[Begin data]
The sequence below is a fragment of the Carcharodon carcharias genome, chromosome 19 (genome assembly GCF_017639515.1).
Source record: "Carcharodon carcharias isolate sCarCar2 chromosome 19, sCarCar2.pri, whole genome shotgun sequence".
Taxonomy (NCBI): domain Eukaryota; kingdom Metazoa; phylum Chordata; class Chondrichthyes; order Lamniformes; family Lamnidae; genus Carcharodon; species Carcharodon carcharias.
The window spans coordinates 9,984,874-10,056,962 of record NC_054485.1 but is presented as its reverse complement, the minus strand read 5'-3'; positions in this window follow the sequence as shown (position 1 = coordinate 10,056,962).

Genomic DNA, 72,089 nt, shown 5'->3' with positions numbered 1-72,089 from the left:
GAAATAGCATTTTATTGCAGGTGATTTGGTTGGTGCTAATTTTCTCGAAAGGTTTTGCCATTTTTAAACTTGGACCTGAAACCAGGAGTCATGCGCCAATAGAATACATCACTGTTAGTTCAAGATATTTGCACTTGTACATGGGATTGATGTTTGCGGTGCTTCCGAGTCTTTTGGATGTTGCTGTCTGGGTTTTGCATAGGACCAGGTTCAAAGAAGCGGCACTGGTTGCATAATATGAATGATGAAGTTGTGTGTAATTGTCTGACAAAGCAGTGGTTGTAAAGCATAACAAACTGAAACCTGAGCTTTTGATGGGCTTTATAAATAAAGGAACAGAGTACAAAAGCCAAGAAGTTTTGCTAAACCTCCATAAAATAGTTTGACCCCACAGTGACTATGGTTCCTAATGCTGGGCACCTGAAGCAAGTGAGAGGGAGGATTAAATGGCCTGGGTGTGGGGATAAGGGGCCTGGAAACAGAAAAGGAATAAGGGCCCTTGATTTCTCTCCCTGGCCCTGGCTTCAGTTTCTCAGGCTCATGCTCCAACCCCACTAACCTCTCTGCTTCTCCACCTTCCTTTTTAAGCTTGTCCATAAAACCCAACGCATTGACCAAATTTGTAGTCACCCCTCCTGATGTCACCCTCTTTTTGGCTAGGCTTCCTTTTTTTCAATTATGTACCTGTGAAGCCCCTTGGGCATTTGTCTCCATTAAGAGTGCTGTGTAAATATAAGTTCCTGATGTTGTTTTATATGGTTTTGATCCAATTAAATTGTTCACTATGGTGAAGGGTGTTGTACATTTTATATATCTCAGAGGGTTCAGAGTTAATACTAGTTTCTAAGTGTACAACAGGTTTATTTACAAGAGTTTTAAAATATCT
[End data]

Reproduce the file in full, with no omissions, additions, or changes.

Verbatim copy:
The sequence below is a fragment of the Carcharodon carcharias genome, chromosome 19 (genome assembly GCF_017639515.1).
Source record: "Carcharodon carcharias isolate sCarCar2 chromosome 19, sCarCar2.pri, whole genome shotgun sequence".
Taxonomy (NCBI): domain Eukaryota; kingdom Metazoa; phylum Chordata; class Chondrichthyes; order Lamniformes; family Lamnidae; genus Carcharodon; species Carcharodon carcharias.
The window spans coordinates 9,984,874-10,056,962 of record NC_054485.1 but is presented as its reverse complement, the minus strand read 5'-3'; positions in this window follow the sequence as shown (position 1 = coordinate 10,056,962).

Genomic DNA, 72,089 nt, shown 5'->3' with positions numbered 1-72,089 from the left:
GAAATAGCATTTTATTGCAGGTGATTTGGTTGGTGCTAATTTTCTCGAAAGGTTTTGCCATTTTTAAACTTGGACCTGAAACCAGGAGTCATGCGCCAATAGAATACATCACTGTTAGTTCAAGATATTTGCACTTGTACATGGGATTGATGTTTGCGGTGCTTCCGAGTCTTTTGGATGTTGCTGTCTGGGTTTTGCATAGGACCAGGTTCAAAGAAGCGGCACTGGTTGCATAATATGAATGATGAAGTTGTGTGTAATTGTCTGACAAAGCAGTGGTTGTAAAGCATAACAAACTGAAACCTGAGCTTTTGATGGGCTTTATAAATAAAGGAACAGAGTACAAAAGCCAAGAAGTTTTGCTAAACCTCCATAAAATAGTTTGACCCCACAGTGACTATGGTTCCTAATGCTGGGCACCTGAAGCAAGTGAGAGGGAGGATTAAATGGCCTGGGTGTGGGGATAAGGGGCCTGGAAACAGAAAAGGAATAAGGGCCCTTGATTTCTCTCCCTGGCCCTGGCTTCAGTTTCTCAGGCTCATGCTCCAACCCCACTAACCTCTCTGCTTCTCCACCTTCCTTTTTAAGCTTGTCCATAAAACCCAACGCATTGACCAAATTTGTAGTCACCCCTCCTGATGTCACCCTCTTTTTGGCTAGGCTTCCTTTTTTTCAATTATGTACCTGTGAAGCCCCTTGGGCATTTGTCTCCATTAAGAGTGCTGTGTAAATATAAGTTCCTGATGTTGTTTTATATGGTTTTGATCCAATTAAATTGTTCACTATGGTGAAGGGTGTTGTACATTTTATATATCTCAGAGGGTTCAGAGTTAATACTAGTTTCTAAGTGTACAACAGGTTTATTTACAAGAGTTTTAAAATATCT